Variety Reports that Ghost House Pictures Will Produce Alien Invasion Film...
Raimi will produce with Ghost House partner Tapert, with Vertigo's Roy Lee and Doug Davison also to be involved in producing capacities. Kahane will exec produce.
That an unknown could put himself on the map by placing his film on the Internet shows how much the Hollywood landscape is changing and how hungry financiers and studios are to find a filmmaker who may deliver the next "Paranormal Activity," "District 9" or "Twilight."
While the Thanksgiving weekend results for star-driven films like "The Blind Side" with Sandra Bullock show that name talent is still key, Alvarez's short conjured up a high-concept, visually intriguing pic that can be made for a small budget with no gross players by a filmmaker who can plug into a youthful demographic.
Ghost House deal gives Alvarez the opportunity to make his Hollywood debut that is godfathered by Raimi in a mentoring role similar to the one that Peter Jackson played in Neill Blomkamp's directing debut on "District 9," an under-$30 million film that's grossed over $180 million worldwide.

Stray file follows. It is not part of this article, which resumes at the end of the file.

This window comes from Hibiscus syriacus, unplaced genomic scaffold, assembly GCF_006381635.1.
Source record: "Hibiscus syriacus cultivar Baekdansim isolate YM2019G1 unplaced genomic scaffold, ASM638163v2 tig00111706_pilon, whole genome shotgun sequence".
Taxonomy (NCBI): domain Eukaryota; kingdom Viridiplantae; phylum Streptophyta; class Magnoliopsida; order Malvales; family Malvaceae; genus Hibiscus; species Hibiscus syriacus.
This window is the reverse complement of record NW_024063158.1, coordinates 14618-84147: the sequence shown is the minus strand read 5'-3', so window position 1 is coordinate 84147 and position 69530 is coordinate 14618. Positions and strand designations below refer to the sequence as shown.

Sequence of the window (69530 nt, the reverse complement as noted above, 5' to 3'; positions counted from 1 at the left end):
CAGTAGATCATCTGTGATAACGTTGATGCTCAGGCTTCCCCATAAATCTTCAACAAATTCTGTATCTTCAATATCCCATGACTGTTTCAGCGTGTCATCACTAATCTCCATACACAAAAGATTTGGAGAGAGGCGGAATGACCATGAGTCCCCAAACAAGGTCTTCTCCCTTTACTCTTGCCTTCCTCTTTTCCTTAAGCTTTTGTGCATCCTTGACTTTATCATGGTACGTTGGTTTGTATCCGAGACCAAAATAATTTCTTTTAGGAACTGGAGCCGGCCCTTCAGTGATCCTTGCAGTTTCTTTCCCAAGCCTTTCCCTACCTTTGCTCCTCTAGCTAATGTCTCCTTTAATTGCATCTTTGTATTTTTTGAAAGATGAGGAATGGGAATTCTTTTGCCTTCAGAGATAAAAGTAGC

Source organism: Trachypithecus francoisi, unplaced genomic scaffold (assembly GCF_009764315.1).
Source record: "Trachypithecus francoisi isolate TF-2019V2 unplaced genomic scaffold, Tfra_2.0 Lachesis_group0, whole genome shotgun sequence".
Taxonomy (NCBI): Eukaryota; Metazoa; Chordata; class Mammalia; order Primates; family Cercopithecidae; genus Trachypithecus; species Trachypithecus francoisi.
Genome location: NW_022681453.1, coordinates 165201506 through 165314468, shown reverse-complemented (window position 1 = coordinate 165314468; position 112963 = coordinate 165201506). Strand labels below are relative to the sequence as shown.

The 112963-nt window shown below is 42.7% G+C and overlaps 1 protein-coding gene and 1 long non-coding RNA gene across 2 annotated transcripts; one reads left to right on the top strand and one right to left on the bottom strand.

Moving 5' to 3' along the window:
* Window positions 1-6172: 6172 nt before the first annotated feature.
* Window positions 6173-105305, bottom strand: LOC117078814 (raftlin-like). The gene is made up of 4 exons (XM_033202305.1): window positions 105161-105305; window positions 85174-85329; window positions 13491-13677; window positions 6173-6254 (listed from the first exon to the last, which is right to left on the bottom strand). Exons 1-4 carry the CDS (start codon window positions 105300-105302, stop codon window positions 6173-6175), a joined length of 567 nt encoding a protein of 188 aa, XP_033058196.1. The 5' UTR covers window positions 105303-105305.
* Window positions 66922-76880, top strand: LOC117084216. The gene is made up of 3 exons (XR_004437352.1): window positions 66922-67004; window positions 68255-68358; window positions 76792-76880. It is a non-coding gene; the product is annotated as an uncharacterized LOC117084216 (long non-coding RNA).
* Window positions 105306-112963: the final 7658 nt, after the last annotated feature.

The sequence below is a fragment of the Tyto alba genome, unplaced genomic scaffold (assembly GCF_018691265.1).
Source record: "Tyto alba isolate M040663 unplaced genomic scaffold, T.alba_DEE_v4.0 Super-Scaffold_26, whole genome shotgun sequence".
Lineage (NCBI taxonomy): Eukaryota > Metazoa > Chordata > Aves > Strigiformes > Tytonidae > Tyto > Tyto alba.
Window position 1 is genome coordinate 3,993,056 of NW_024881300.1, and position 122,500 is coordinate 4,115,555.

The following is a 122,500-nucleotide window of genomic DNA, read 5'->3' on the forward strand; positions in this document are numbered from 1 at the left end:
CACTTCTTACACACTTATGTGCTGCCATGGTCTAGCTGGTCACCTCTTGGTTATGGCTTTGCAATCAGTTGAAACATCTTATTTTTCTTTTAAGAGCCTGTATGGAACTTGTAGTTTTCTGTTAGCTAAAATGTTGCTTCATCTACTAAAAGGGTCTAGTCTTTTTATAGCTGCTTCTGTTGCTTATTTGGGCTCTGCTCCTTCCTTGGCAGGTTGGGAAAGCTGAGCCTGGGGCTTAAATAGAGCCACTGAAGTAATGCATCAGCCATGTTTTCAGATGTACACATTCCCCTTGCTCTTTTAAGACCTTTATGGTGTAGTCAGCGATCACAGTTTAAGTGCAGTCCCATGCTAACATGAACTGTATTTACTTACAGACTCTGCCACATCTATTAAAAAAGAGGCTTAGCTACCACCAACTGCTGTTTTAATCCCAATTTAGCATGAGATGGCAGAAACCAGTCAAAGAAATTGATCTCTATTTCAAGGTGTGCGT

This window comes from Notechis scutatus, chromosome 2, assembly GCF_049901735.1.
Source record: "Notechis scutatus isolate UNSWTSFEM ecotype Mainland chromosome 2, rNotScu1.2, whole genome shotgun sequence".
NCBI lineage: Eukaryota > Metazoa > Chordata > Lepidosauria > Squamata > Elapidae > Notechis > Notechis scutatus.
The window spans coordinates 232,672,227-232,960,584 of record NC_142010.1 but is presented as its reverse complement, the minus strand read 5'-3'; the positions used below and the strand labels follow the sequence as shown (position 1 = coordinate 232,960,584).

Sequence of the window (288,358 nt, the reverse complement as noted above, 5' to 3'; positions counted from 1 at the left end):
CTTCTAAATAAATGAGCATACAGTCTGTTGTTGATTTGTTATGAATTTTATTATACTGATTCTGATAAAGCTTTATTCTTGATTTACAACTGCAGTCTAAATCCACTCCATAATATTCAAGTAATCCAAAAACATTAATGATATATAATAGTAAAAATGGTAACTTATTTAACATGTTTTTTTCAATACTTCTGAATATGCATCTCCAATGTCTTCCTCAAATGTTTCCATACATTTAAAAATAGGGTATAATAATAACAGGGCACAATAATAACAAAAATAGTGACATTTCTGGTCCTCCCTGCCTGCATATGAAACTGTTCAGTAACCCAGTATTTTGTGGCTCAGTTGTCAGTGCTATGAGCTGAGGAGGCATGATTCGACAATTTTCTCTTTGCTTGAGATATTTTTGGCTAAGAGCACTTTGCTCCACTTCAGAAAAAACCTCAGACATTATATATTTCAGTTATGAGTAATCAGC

Canvas Magazine (the New Zealand Herald magazine supplement) had a great article about Rob and his contribution for the filming industry in Auckland. Check out the article which features mentions of Lucy, Xena, Legend of the Seeker and of course Spartacus Blood and Sand:
Canvas Magazine - 31 October 2009
West Side Story
While most Auckland businesses have spent the past year with the recession blues, the city's film production industry — our so-called Westywood — has been quietly prospering, partly thanks to the man who gave us Hercules and Xena. But, as GREG DIXON finds, the industry is short of space for future growth
IN SHOWBIZ, glamour is just another special effect. On-screen and on the red carpet, the business is one of alluring fantasies and luminous stars. Off-screen — in, say, a warehouse in Auckland's drab, industrial suburb of Mt Wellington on a wet October morning — film and telly look much like factory work.
American TV producer Rob Tapert is walking me — at speed — through a soundstage converted from this particular warehouse, one where he's shooting parts of his latest TV fantasy series, the sword, sand and sex epic Spartacus. I am, apparently, the first New Zealand journalist to get this tour. And while I was grateful to Tapert — the guy behind Hercules and Xena and husband of Lucy Lawless — for bothering to make the time, it is, as one often finds on film and television sets, rather less fun than you imagine.
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